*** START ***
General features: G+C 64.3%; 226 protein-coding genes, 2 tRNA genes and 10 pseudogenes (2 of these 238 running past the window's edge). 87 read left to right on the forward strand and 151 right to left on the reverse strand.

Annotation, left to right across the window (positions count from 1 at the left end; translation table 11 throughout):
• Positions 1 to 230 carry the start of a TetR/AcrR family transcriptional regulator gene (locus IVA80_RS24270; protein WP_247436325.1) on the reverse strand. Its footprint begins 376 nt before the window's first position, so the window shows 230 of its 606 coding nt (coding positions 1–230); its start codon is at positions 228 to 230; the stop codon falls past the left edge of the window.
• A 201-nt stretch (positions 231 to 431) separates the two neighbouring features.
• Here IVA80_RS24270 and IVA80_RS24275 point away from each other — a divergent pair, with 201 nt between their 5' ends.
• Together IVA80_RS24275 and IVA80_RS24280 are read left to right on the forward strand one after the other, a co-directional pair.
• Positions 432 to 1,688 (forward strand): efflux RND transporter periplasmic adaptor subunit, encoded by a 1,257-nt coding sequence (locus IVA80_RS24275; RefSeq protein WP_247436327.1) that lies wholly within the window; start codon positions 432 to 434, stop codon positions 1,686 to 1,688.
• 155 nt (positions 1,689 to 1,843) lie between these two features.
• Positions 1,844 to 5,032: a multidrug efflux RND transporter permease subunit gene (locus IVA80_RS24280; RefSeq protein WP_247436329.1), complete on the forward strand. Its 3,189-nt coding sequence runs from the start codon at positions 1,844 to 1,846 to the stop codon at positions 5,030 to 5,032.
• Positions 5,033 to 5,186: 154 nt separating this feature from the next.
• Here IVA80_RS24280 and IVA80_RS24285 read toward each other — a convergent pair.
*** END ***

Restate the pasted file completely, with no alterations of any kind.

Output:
General features: G+C 64.3%; 226 protein-coding genes, 2 tRNA genes and 10 pseudogenes (2 of these 238 running past the window's edge). 87 read left to right on the forward strand and 151 right to left on the reverse strand.

Annotation, left to right across the window (positions count from 1 at the left end; translation table 11 throughout):
• Positions 1 to 230 carry the start of a TetR/AcrR family transcriptional regulator gene (locus IVA80_RS24270; protein WP_247436325.1) on the reverse strand. Its footprint begins 376 nt before the window's first position, so the window shows 230 of its 606 coding nt (coding positions 1–230); its start codon is at positions 228 to 230; the stop codon falls past the left edge of the window.
• A 201-nt stretch (positions 231 to 431) separates the two neighbouring features.
• Here IVA80_RS24270 and IVA80_RS24275 point away from each other — a divergent pair, with 201 nt between their 5' ends.
• Together IVA80_RS24275 and IVA80_RS24280 are read left to right on the forward strand one after the other, a co-directional pair.
• Positions 432 to 1,688 (forward strand): efflux RND transporter periplasmic adaptor subunit, encoded by a 1,257-nt coding sequence (locus IVA80_RS24275; RefSeq protein WP_247436327.1) that lies wholly within the window; start codon positions 432 to 434, stop codon positions 1,686 to 1,688.
• 155 nt (positions 1,689 to 1,843) lie between these two features.
• Positions 1,844 to 5,032: a multidrug efflux RND transporter permease subunit gene (locus IVA80_RS24280; RefSeq protein WP_247436329.1), complete on the forward strand. Its 3,189-nt coding sequence runs from the start codon at positions 1,844 to 1,846 to the stop codon at positions 5,030 to 5,032.
• Positions 5,033 to 5,186: 154 nt separating this feature from the next.
• Here IVA80_RS24280 and IVA80_RS24285 read toward each other — a convergent pair.